I’ll never forget learning about sunflowers. During a few days in 1987 spent with the genius raconteur, plant breeder and seed impresario, Cees Sahin, I traveled through space and time (especially the latter) on the Starship Helianthus. Cees told me the little-known fact that the epicenter of sunflower cultivation was not the US Midwest—no, no!—but the Soviet Union. The Russian Orthodox churches celebrate Lent very strictly, as well as several other “fasts” throughout the year. Cees said the Bible prohibits all sorts of fats and oils. Thus, particularly if you are a poor peasant in starvation-wracked Russia, you run afoul of God Almighty unless you happen to know about sunflowers. Therefore, the native North American cultivar found itself a second and much larger home in the endless river valleys of Russia and the Ukraine.
Happily too, sunflower oil is very good for you, even compared to olive oil, although it tastes less well. Personally, I can handle butter in a very thin layer on toast, and I have long given up fasting, so I enjoy the sunflower exclusively for its great appeal in the garden.
Its virtues are, like the plant itself, plenty in number and profound in meaning. Take height: a standard tall type reaches 8 to 12 feet in less than two months. By season’s end less than three months later the tallest will reach 14 feet and make a trunk at the base that, cut and dried, resembles a Louisville Slugger—you can seriously hurt someone with it. Indeed, sunflowers are being studied for application in cardboard manufacture, which uses wood. Yet the “giant sunflower” produces a bone-crushing bat in 75-80 days, versus 25-30 years, as does a Loblolly Pine.
There’s more: the reason I call this blog entry “Starship Helianthus” is because tall sunflowers produce large disc-shaped flower heads that, for the life of me, look just like the spaceships of 1960s science fiction movies that filled my head when I was a child. (All I wanted was to hop on the next one and get the hell out of Dodge.)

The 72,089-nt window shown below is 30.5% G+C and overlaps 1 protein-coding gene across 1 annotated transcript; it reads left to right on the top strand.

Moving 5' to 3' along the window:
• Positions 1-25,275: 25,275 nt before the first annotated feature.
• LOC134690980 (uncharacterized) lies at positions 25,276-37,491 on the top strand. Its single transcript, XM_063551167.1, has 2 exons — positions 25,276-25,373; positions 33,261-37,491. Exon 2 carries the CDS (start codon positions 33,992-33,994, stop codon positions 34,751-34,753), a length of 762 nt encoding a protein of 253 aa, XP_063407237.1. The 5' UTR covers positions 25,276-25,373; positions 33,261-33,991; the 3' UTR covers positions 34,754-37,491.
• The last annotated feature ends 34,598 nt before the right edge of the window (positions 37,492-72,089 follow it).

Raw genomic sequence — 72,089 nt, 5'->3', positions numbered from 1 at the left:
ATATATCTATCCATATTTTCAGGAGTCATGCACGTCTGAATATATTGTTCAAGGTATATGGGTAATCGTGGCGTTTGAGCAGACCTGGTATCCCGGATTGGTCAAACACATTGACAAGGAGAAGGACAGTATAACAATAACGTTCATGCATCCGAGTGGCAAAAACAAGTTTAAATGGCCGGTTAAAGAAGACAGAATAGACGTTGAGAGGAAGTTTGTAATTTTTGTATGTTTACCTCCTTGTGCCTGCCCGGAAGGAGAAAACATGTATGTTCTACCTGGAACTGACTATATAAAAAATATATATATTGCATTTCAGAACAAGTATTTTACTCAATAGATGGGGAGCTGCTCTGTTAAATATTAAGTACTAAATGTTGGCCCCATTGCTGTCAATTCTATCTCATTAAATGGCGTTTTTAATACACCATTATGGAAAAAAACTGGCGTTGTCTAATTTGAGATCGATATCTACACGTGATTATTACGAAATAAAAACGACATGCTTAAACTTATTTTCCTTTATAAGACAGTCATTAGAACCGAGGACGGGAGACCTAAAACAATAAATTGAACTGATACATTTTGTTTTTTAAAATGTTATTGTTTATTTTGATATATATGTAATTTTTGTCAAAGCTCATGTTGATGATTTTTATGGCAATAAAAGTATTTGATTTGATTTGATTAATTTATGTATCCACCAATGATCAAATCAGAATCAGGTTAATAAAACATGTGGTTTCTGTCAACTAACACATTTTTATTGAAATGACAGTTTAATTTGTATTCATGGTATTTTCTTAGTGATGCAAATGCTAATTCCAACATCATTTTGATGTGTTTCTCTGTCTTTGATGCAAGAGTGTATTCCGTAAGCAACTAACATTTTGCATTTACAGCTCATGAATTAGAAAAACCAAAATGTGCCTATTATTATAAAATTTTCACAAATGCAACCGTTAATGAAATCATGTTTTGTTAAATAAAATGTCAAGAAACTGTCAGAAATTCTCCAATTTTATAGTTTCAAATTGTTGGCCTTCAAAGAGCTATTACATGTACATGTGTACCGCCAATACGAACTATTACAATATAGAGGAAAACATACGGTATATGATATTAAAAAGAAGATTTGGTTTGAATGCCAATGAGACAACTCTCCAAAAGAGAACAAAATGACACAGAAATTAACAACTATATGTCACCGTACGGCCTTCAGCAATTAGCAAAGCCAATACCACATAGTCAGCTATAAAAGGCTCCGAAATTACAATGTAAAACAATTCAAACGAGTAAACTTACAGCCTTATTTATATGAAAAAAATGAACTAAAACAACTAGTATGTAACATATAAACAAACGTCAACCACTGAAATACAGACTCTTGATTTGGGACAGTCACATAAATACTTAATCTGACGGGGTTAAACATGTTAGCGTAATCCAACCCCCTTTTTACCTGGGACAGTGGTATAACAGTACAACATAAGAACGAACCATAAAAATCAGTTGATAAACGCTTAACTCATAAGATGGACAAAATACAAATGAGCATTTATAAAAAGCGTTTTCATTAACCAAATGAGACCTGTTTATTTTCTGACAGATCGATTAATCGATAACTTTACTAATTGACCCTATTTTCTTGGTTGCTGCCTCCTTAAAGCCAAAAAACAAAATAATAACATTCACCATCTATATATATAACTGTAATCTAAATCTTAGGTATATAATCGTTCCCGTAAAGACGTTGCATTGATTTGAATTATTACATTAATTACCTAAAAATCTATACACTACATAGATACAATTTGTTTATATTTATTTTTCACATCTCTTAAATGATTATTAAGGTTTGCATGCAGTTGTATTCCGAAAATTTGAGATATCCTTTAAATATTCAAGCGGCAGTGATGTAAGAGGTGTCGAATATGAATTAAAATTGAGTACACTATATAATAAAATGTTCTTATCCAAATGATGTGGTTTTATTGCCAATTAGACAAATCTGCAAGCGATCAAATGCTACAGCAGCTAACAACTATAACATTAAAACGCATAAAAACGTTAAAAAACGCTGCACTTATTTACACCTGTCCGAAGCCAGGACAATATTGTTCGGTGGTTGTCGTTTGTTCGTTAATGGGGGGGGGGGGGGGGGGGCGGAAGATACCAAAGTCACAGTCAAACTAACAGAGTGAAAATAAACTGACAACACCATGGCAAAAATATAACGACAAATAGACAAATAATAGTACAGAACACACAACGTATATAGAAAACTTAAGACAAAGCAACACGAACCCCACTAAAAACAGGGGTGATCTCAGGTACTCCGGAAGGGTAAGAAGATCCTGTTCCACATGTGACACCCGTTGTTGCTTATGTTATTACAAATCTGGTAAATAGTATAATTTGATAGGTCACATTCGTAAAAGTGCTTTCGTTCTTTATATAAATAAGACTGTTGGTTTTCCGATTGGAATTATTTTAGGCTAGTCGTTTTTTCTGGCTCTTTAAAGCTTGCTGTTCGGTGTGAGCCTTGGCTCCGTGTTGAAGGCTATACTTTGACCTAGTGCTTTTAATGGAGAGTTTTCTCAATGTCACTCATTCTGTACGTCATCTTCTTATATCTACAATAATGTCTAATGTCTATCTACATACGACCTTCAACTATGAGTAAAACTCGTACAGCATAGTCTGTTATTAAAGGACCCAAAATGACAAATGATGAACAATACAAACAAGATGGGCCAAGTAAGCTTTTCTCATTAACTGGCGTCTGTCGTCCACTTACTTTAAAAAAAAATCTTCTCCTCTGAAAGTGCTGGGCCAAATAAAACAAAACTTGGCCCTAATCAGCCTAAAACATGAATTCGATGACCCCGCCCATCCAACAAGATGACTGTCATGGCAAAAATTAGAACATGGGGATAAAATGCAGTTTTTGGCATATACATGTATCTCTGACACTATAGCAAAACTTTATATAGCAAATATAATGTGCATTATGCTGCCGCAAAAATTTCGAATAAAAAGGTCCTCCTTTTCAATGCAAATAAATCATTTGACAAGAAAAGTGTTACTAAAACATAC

The “spaceship” blasts out of the seed (as a tiny, 1/8″ embryo) and launches itself straight up until it reaches 8 feet or so, all while it is transforming into a full-blown space vessel. At about 10 feet the mature composite flower begins literally tracking the movement of the earth around the sun. It does this to capture the greatest amount of heat and light possible in order to reproduce itself into about 1,500 carbon copies (so to speak).
Science-fiction, indeed. An expensive, computer-based, motor-driven telescope doesn’t work as well as an ordinary sunflower to track our nearest star.
Plus, the sunflower—not too surprisingly—looks like the sun, except at season’s end when it has finished reproducing its multitudinous progeny. Then, at its tallest height, with all its seed fastened to the deck of the spaceship, it bows its magnificent head and seems to sleep, or even to die. However, it is only a biological phase; the sunflower lives at least another month as it dries and slowly ripens its seed. This is when the birds come to feed, hanging upside down or literally eating on the fly.
I am always deeply moved by the sunflowers in my garden in their short but spectacular final act. I slow myself down and then stop—a natural form of “time travel”. Sometimes I get a ladder to climb and inspect the spaceships, see how they managed through their journey. Sunflowers remind me how much my garden is tuned to the movement of the seasons, especially of the earth around the sun. No plant is more cosmically rewarding.